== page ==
With distinctive bobbing gates, calculated not to spill their loads, they bring the cheeses to Alkmaar's Weigh House scale (Waag). After the weighmaster records the weight, the cheese carriers bring the barrow to the buyer's truck to unload the Edam cheese.

Cheese has been sold this way in Alkmaar for nearly 400 years. It's a sight that should not be missed.

Man carves clogs in wooden shoe factory.
Man carves clogs in wooden shoe factory.
Photo © Barb & Ron Kroll

Zaandam Holland

Neither should you miss De Zaanse Schans, in the nearby town of Zaandam. We strolled along red brick streets and took a boat tour of this quaint open-air museum.

People still inhabit many of the 17th and 18th-century green wooden, steep-roofed, white-trimmed homes that were relocated here.

Inside the Wooden Shoe Workshop and Museum, we watched a clog-maker shape wooden shoes (klompen) from blocks of poplar and hollow them out by machine. After drying the wooden shoes for 10 days, he polishes some for farmers' shoes and varnishes and decorates others for tourists.

Windmills have been features of Holland since the Middle Ages. In this flat country, where the wind blows frequently, windmills were used not only for grinding corn and sawing wood, but also for pumping water from low-lying polders. In the 17th century, large lakes, such as the Beemster, were entirely drained by wind power.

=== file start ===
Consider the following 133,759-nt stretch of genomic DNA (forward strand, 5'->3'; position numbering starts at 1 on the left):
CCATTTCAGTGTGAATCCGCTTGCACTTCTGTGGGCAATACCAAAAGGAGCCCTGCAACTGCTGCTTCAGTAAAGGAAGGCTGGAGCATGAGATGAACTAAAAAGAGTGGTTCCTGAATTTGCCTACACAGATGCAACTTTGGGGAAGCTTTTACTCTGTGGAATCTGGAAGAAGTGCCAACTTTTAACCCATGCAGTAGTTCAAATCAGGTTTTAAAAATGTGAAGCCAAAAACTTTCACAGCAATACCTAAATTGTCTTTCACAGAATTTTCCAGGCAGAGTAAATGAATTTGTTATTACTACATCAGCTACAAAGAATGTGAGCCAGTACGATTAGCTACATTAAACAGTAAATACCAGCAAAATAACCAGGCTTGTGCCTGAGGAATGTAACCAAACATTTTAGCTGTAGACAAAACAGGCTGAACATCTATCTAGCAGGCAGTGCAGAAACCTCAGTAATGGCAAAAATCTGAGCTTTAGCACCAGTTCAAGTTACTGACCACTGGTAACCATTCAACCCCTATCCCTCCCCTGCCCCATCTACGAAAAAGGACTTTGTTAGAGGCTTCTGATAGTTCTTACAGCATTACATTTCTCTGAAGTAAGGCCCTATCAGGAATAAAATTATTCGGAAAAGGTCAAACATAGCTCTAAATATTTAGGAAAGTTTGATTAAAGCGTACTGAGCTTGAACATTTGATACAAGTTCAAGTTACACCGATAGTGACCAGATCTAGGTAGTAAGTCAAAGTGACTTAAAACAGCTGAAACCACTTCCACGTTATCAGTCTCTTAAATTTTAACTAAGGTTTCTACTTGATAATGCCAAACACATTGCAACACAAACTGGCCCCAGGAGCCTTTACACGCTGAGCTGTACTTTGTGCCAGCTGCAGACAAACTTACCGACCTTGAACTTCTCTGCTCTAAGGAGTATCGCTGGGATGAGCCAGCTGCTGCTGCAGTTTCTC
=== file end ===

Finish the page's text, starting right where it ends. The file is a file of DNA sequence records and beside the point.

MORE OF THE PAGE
Zaanse Schans windmill at sunset in Zaandam
Zaanse Schans windmill at sunset in Zaandam
Photo © Barb & Ron Kroll

Originally, there were 10,000 windmills in Holland. Today, Holland's 1,000 remaining windmills are national monuments. In one of three windmills, open to the public in Zaanse Schans, we watched a millstone crushing peanuts to make oil.

Zandvoort beach

We crossed the North Sea Canal on our way to Haarlem. Extending for 25 kilometers (16 miles) from Amsterdam to IJmuiden, the canal passes through locks vast enough for large cruise ships.